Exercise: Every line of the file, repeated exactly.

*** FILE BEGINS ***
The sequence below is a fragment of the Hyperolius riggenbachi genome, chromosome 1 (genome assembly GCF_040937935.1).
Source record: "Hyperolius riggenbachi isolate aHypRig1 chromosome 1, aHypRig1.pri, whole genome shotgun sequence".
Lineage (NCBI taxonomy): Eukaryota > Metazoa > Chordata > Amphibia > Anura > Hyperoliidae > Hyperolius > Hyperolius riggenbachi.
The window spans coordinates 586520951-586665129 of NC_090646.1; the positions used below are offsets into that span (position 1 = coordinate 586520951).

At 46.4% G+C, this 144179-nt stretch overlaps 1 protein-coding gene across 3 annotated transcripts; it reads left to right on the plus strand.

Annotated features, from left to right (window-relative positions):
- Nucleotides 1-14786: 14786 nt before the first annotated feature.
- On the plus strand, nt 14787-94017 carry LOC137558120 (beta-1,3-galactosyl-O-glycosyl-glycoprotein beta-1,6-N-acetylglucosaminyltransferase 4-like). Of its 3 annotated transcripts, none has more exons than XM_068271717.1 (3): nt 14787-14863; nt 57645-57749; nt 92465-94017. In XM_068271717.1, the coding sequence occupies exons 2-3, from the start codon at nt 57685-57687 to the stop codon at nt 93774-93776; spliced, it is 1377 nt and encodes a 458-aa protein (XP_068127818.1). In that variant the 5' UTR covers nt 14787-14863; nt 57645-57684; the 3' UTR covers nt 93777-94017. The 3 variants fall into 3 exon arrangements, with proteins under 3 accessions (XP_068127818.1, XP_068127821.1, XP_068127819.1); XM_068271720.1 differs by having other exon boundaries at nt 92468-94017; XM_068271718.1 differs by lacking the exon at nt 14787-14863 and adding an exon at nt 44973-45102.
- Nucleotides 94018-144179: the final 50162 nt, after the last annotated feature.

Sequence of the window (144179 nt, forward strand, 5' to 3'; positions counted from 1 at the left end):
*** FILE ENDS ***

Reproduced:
The sequence below is a fragment of the Hyperolius riggenbachi genome, chromosome 1 (genome assembly GCF_040937935.1).
Source record: "Hyperolius riggenbachi isolate aHypRig1 chromosome 1, aHypRig1.pri, whole genome shotgun sequence".
Lineage (NCBI taxonomy): Eukaryota > Metazoa > Chordata > Amphibia > Anura > Hyperoliidae > Hyperolius > Hyperolius riggenbachi.
The window spans coordinates 586520951-586665129 of NC_090646.1; the positions used below are offsets into that span (position 1 = coordinate 586520951).

At 46.4% G+C, this 144179-nt stretch overlaps 1 protein-coding gene across 3 annotated transcripts; it reads left to right on the plus strand.

Annotated features, from left to right (window-relative positions):
- Nucleotides 1-14786: 14786 nt before the first annotated feature.
- On the plus strand, nt 14787-94017 carry LOC137558120 (beta-1,3-galactosyl-O-glycosyl-glycoprotein beta-1,6-N-acetylglucosaminyltransferase 4-like). Of its 3 annotated transcripts, none has more exons than XM_068271717.1 (3): nt 14787-14863; nt 57645-57749; nt 92465-94017. In XM_068271717.1, the coding sequence occupies exons 2-3, from the start codon at nt 57685-57687 to the stop codon at nt 93774-93776; spliced, it is 1377 nt and encodes a 458-aa protein (XP_068127818.1). In that variant the 5' UTR covers nt 14787-14863; nt 57645-57684; the 3' UTR covers nt 93777-94017. The 3 variants fall into 3 exon arrangements, with proteins under 3 accessions (XP_068127818.1, XP_068127821.1, XP_068127819.1); XM_068271720.1 differs by having other exon boundaries at nt 92468-94017; XM_068271718.1 differs by lacking the exon at nt 14787-14863 and adding an exon at nt 44973-45102.
- Nucleotides 94018-144179: the final 50162 nt, after the last annotated feature.

Sequence of the window (144179 nt, forward strand, 5' to 3'; positions counted from 1 at the left end):